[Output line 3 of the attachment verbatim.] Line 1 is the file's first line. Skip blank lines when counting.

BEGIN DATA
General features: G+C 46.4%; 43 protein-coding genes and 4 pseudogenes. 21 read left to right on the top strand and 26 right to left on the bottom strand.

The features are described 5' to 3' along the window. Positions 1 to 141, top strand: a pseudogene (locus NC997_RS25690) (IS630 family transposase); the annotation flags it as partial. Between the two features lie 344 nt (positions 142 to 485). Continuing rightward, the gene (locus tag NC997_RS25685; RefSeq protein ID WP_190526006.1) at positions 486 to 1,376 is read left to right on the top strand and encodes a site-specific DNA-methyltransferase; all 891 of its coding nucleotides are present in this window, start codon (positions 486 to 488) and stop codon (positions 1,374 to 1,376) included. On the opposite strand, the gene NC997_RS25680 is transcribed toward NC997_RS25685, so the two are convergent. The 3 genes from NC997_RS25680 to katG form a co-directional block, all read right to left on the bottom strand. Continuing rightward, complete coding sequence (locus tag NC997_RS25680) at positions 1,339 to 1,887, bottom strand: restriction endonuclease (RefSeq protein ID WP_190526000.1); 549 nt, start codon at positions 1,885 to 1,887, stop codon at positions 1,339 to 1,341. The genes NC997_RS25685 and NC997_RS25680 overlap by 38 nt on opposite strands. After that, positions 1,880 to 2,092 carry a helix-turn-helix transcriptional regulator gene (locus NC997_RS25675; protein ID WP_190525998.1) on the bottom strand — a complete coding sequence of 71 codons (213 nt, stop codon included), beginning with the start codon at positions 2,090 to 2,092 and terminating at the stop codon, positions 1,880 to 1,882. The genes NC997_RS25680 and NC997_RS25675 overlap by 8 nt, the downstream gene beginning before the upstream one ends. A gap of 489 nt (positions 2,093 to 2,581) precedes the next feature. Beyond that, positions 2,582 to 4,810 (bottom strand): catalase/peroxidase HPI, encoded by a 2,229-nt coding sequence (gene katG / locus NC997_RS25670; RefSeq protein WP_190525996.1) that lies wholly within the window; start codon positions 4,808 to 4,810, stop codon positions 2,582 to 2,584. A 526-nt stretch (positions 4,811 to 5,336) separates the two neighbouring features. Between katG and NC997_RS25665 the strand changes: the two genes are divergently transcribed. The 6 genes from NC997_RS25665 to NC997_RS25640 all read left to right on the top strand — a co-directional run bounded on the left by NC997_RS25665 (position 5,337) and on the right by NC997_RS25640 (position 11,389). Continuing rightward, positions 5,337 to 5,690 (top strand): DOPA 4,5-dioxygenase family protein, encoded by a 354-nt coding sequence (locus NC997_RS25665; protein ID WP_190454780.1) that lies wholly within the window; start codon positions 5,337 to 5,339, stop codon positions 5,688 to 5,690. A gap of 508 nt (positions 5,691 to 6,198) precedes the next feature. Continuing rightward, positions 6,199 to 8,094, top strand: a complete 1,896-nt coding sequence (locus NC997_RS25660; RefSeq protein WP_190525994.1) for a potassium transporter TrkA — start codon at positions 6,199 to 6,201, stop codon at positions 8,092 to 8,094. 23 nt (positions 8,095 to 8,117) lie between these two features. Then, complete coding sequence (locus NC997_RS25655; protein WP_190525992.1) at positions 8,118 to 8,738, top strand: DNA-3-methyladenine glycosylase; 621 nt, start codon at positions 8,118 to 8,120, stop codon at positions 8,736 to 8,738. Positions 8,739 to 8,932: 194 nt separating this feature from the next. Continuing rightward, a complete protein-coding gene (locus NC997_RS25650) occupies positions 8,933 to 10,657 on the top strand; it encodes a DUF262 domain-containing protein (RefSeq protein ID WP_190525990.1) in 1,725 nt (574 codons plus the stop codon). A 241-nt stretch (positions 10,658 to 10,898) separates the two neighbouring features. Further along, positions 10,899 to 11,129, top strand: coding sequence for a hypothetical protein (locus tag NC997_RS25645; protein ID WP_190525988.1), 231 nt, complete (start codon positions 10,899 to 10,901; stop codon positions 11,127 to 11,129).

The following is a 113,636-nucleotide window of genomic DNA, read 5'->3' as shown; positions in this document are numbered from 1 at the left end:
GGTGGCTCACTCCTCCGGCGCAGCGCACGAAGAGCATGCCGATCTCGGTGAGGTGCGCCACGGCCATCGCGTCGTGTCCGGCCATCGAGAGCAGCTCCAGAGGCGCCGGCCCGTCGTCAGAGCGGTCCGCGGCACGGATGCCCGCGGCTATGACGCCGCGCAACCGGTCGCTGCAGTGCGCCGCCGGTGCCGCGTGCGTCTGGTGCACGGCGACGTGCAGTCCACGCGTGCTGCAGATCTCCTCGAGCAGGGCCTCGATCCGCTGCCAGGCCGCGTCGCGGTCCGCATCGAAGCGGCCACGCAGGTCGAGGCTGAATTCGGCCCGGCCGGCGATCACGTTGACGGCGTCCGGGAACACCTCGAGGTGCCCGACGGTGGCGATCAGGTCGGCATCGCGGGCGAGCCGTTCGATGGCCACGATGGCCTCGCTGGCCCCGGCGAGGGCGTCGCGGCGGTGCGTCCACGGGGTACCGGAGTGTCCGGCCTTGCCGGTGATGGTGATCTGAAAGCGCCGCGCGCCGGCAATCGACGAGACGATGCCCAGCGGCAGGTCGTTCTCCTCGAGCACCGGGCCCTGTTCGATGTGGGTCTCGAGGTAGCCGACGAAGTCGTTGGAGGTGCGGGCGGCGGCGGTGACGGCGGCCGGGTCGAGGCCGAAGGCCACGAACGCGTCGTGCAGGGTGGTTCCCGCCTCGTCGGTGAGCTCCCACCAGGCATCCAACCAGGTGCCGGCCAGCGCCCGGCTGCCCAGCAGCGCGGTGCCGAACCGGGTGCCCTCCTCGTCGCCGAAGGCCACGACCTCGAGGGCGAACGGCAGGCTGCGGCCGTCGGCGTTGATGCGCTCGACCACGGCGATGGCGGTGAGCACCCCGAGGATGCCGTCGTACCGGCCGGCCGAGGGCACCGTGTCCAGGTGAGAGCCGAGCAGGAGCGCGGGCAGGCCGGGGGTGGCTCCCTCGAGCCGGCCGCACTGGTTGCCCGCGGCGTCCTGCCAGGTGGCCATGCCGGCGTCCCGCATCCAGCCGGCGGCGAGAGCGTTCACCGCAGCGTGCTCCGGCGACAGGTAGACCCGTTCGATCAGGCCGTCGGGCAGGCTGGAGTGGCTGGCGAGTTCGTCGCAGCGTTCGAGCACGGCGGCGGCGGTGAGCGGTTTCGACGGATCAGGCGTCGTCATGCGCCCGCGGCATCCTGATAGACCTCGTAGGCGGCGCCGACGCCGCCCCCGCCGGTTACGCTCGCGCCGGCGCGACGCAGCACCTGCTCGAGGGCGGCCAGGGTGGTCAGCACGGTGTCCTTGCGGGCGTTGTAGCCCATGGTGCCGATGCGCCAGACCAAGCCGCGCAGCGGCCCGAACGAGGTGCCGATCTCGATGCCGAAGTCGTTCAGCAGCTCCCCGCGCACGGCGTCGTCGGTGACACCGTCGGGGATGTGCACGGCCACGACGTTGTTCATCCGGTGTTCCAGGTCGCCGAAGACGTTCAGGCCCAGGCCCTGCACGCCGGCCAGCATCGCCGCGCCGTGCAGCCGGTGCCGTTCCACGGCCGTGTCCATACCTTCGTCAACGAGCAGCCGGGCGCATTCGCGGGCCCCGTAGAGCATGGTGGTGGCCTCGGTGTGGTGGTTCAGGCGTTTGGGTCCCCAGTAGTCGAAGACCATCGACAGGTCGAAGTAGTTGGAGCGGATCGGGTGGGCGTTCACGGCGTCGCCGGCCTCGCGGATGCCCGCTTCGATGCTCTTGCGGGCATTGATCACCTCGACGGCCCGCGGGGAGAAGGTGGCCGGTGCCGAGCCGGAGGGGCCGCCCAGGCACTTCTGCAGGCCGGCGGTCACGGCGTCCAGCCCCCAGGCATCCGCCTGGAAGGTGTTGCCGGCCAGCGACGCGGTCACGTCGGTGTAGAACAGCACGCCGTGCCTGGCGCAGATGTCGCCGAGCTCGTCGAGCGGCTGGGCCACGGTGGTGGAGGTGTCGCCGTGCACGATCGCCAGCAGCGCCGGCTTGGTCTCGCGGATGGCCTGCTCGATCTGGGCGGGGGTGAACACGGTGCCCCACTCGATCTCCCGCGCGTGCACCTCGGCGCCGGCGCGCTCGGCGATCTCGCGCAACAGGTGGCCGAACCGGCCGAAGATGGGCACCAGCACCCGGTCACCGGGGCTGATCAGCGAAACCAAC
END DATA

The following is a 113,636-nucleotide window of genomic DNA, read 5'->3' as shown; positions in this document are numbered from 1 at the left end: